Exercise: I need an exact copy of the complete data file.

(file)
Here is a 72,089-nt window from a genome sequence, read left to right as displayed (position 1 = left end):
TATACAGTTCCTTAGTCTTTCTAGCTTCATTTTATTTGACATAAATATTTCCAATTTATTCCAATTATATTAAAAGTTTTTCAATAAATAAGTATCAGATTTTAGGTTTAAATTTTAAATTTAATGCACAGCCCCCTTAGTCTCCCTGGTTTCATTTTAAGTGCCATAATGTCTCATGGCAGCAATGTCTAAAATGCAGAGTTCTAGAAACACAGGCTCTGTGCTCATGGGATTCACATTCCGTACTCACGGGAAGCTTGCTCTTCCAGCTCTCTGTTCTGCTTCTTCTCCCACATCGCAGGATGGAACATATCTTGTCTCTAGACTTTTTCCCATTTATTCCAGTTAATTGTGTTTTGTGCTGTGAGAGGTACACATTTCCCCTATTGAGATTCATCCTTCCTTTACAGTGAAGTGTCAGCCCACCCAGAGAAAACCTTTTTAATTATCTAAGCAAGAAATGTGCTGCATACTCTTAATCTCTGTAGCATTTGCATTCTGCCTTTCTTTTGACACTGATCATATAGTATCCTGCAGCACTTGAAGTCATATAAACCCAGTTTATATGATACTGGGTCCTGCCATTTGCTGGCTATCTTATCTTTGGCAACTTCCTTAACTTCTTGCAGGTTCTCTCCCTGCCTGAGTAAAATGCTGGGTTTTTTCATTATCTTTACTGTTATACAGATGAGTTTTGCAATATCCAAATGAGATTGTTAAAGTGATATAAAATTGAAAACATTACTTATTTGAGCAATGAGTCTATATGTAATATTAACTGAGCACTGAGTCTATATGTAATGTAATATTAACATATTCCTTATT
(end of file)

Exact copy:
Here is a 72,089-nt window from a genome sequence, read left to right as displayed (position 1 = left end):
TATACAGTTCCTTAGTCTTTCTAGCTTCATTTTATTTGACATAAATATTTCCAATTTATTCCAATTATATTAAAAGTTTTTCAATAAATAAGTATCAGATTTTAGGTTTAAATTTTAAATTTAATGCACAGCCCCCTTAGTCTCCCTGGTTTCATTTTAAGTGCCATAATGTCTCATGGCAGCAATGTCTAAAATGCAGAGTTCTAGAAACACAGGCTCTGTGCTCATGGGATTCACATTCCGTACTCACGGGAAGCTTGCTCTTCCAGCTCTCTGTTCTGCTTCTTCTCCCACATCGCAGGATGGAACATATCTTGTCTCTAGACTTTTTCCCATTTATTCCAGTTAATTGTGTTTTGTGCTGTGAGAGGTACACATTTCCCCTATTGAGATTCATCCTTCCTTTACAGTGAAGTGTCAGCCCACCCAGAGAAAACCTTTTTAATTATCTAAGCAAGAAATGTGCTGCATACTCTTAATCTCTGTAGCATTTGCATTCTGCCTTTCTTTTGACACTGATCATATAGTATCCTGCAGCACTTGAAGTCATATAAACCCAGTTTATATGATACTGGGTCCTGCCATTTGCTGGCTATCTTATCTTTGGCAACTTCCTTAACTTCTTGCAGGTTCTCTCCCTGCCTGAGTAAAATGCTGGGTTTTTTCATTATCTTTACTGTTATACAGATGAGTTTTGCAATATCCAAATGAGATTGTTAAAGTGATATAAAATTGAAAACATTACTTATTTGAGCAATGAGTCTATATGTAATATTAACTGAGCACTGAGTCTATATGTAATGTAATATTAACATATTCCTTATT